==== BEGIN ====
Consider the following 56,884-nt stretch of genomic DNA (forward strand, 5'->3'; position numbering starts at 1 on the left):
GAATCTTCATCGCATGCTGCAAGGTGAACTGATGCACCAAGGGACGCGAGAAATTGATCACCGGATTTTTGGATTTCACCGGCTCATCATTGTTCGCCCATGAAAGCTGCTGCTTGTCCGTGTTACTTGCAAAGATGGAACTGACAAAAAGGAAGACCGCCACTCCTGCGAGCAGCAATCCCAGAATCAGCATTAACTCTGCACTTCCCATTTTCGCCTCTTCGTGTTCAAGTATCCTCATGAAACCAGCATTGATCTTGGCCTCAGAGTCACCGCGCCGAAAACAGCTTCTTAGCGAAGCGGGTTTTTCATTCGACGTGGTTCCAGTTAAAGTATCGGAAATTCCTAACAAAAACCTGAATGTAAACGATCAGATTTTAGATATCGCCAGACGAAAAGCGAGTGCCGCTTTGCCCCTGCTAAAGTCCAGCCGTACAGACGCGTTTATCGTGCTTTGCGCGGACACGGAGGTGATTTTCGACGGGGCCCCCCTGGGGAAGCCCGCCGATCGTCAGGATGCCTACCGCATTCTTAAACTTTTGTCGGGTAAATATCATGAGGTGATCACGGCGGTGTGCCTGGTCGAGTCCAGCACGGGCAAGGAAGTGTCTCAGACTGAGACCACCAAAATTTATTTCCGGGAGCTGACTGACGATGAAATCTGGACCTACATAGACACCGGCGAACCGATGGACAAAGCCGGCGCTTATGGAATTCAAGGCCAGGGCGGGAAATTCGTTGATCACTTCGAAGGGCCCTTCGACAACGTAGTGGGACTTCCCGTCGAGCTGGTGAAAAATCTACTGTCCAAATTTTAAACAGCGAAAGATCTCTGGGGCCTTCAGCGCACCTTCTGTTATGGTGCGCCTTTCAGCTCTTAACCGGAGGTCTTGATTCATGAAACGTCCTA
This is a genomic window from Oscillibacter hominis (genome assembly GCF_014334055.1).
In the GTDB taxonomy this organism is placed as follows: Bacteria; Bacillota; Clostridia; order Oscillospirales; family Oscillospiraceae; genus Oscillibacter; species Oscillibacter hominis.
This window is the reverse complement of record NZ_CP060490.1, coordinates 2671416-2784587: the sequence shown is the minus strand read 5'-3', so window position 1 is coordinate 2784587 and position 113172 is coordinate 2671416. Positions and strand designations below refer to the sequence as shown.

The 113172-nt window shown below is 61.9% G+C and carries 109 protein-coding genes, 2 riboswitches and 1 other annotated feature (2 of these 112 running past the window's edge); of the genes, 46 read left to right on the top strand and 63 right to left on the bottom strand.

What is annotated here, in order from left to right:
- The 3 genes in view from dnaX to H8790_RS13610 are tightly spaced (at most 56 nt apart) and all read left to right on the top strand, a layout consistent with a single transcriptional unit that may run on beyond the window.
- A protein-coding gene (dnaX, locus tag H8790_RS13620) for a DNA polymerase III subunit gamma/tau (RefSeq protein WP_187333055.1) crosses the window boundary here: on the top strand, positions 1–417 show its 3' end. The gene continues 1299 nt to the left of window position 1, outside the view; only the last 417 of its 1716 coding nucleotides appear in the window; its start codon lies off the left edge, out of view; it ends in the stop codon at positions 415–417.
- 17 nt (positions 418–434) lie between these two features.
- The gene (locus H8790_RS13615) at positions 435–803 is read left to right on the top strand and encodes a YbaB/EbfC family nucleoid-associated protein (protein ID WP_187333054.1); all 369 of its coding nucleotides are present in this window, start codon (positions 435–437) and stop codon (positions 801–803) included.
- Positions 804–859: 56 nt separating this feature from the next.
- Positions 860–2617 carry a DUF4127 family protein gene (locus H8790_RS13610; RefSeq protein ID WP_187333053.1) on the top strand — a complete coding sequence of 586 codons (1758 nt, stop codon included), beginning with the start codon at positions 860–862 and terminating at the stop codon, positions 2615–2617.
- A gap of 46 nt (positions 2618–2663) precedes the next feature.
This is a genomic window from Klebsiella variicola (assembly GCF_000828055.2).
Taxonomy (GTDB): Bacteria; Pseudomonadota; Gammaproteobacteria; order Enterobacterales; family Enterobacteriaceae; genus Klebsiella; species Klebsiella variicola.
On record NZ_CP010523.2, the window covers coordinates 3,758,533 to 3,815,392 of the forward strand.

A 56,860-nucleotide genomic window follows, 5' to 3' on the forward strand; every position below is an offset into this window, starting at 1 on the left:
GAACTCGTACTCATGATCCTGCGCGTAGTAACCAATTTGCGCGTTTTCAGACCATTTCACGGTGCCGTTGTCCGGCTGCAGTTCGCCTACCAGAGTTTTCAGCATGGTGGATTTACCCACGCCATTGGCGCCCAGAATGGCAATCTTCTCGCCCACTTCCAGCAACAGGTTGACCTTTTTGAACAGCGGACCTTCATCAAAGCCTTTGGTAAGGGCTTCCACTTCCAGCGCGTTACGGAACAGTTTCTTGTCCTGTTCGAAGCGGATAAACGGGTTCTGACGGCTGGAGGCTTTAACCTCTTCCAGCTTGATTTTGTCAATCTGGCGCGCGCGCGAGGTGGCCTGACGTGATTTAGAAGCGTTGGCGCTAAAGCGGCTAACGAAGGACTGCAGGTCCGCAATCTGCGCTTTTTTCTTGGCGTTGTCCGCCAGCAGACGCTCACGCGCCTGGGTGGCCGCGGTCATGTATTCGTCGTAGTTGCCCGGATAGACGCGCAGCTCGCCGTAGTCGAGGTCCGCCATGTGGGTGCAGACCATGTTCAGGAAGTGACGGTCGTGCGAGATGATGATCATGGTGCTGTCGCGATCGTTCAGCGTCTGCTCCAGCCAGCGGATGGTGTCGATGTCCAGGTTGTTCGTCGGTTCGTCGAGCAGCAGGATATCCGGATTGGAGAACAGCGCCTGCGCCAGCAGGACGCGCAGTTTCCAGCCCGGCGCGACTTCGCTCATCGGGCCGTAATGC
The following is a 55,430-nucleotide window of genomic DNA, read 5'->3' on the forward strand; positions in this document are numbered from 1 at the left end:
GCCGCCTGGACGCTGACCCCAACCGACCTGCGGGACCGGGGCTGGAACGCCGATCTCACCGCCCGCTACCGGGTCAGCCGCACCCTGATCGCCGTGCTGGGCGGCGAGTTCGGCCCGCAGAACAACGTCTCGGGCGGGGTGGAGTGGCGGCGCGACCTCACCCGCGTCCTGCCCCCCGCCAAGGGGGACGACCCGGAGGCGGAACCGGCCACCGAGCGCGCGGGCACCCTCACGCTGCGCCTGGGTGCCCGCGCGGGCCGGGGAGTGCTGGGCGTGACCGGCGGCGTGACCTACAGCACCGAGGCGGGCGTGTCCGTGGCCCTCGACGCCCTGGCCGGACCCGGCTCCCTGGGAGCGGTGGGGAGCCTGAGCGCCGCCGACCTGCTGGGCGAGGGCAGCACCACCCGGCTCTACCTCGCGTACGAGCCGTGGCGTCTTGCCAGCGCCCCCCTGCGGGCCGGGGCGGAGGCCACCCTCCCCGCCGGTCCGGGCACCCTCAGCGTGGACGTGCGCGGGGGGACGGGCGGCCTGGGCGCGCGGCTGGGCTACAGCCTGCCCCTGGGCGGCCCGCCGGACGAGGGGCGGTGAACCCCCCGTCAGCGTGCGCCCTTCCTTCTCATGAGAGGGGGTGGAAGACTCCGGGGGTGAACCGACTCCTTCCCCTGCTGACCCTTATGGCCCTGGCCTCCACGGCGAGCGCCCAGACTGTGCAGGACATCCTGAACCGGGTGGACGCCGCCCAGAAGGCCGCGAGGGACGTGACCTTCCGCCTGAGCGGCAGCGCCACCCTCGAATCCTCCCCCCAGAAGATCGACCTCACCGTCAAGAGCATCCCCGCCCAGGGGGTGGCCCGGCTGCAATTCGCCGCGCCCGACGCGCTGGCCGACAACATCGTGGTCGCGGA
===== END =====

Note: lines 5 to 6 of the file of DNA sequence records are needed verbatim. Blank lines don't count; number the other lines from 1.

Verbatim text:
This window is the reverse complement of record NZ_CP060490.1, coordinates 2671416-2784587: the sequence shown is the minus strand read 5'-3', so window position 1 is coordinate 2784587 and position 113172 is coordinate 2671416. Positions and strand designations below refer to the sequence as shown.

The 113172-nt window shown below is 61.9% G+C and carries 109 protein-coding genes, 2 riboswitches and 1 other annotated feature (2 of these 112 running past the window's edge); of the genes, 46 read left to right on the top strand and 63 right to left on the bottom strand.